There was one day this week when another wave of newly arriving ducks appeared at Presqu'ile Provincial Park. Because of almost continuous ice cover on much of Presqu'ile Bay, there is a delay in the return of the masses. Other spring migrants are slow to appear, compared to some years, when even AMERICAN WOODCOCKS have been back by this date.
On March 1, three TRUMPETER and two TUNDRA SWANS were in Presqu'ile Bay, and the latter were still there today. Among the thousands of ducks that arrived on the first two days of the month were three GADWALLS, five RING-NECKED DUCKS, and two HOODED MERGANSERS. The BARROW'S GOLDENEYE at the lighthouse remained out of sight on March 1 for the first time since early February but was seen again yesterday and today.
The hybrid duck discovered there on January 25 was seen again on February 26, for the first time since February 11.
A BALD EAGLE was sitting on High Bluff Island on March 1. The only other raptor seen in the past week was a PEREGRINE FALCON, likely the same bird that has been around through much of the winter, that was seen again on two days this week. RING-BILLED GULLS by the tens of thousands were all over Gull Island and the surrounding ice on March 1.
A RED-BELLIED WOODPECKER is visiting a feeder at 40 Bayshore Road (not visible from the road) on most days. A COMMON RAVEN heard on March 1 has led to speculation that the species might nest in the Park again this year. The first HORNED LARK of the season flew from Owen Point to Gull Island on March 1, accompanied by a small flock of SNOW BUNTINGS.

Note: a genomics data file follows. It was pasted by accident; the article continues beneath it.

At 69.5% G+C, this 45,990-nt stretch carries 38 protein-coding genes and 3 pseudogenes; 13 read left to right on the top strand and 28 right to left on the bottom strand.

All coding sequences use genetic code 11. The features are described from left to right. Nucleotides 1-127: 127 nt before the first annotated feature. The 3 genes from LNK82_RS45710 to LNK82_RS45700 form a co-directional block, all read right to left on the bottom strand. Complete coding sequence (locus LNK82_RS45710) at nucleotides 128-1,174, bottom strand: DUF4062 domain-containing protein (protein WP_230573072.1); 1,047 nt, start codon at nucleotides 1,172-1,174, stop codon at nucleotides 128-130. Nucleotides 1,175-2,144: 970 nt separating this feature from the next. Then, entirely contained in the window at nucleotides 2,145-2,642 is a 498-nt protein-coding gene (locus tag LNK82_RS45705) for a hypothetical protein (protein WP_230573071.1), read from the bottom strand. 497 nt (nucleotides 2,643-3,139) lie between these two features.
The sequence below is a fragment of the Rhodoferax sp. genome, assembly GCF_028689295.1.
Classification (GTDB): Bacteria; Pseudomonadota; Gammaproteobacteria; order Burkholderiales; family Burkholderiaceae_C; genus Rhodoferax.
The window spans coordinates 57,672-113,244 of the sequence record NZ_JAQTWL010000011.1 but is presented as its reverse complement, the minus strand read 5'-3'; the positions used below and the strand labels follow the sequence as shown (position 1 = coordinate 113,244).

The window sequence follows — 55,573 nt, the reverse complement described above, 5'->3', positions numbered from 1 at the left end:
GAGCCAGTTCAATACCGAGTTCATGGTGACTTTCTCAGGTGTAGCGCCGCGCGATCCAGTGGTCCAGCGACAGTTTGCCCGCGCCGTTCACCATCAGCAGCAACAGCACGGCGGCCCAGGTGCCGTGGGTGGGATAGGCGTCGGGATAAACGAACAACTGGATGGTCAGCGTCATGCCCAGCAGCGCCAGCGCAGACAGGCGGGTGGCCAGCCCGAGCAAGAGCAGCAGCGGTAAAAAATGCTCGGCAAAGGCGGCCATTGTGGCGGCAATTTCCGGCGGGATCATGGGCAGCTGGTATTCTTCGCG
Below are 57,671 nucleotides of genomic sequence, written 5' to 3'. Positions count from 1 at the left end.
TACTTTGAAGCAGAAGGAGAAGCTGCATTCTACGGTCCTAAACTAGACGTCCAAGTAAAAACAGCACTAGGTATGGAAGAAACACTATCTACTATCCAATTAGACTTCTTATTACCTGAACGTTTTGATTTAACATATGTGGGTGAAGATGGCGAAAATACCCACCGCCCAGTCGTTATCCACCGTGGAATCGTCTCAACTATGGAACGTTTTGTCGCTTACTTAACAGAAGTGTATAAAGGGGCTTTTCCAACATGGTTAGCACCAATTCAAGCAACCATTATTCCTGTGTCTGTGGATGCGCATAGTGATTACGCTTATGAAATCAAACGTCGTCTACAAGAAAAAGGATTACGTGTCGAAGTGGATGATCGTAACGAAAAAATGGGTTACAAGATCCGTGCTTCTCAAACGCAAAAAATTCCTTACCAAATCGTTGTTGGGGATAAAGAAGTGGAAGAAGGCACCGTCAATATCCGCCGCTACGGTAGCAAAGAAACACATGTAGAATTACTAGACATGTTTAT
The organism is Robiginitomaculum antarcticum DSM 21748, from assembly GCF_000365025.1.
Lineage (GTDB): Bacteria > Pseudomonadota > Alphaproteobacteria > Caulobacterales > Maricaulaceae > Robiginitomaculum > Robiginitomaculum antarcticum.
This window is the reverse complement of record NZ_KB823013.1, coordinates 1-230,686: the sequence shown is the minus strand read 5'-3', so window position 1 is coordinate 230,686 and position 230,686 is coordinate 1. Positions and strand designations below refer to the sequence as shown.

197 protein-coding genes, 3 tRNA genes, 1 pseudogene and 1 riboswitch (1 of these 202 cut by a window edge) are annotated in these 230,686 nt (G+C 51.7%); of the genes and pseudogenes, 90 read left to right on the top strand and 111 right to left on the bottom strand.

CAROLINA WREN sightings occur at the rate of at least one a day at 186 Bayshore Road. COMMON REDPOLL numbers appear to have peaked on the weekend, during which a HOARY REDPOLL was seen at least twice.
To reach Presqu'ile Provincial Park, follow the signs from Brighton.
Locations within the Park are shown on a map at the back of a tabloid that is available at the Park gate. The narrow channel between Owen Point and Gull Island is now ice-covered most of the time, but the ice, while appearing to be thick, might not support the weight of a human. However, the water beneath the crust, if there is any, is only ankle-deep. The surrounding shoreline can be very slippery. Access to the offshore islands is restricted after March 9 to prevent disturbance to the colonial nesting birds there. Birders are encouraged to record their observations on the bird sightings board provided near the campground office by The Friends of Presqu'ile Park and to fill out a rare bird report for species not listed there.
Questions and comments about bird sightings at Presqu'ile may be directed to: FHELLEINER@TRENTU.CA.